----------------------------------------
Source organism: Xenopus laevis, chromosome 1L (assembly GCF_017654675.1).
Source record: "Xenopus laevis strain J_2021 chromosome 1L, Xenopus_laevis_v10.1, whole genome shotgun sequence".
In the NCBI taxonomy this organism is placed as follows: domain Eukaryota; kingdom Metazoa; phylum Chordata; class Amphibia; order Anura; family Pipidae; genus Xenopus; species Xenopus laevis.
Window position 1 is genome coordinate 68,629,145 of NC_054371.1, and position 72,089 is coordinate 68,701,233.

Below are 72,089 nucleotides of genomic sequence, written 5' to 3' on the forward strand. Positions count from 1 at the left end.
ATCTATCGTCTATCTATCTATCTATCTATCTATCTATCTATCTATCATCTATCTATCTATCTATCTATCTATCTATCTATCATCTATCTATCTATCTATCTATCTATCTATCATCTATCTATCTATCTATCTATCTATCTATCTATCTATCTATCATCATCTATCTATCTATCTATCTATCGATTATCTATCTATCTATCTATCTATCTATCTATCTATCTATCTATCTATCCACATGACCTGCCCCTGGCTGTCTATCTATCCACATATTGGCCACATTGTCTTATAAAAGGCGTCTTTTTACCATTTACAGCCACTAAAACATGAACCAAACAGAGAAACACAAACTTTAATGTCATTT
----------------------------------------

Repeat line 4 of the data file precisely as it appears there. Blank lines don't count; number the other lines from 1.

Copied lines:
Window position 1 is genome coordinate 68,629,145 of NC_054371.1, and position 72,089 is coordinate 68,701,233.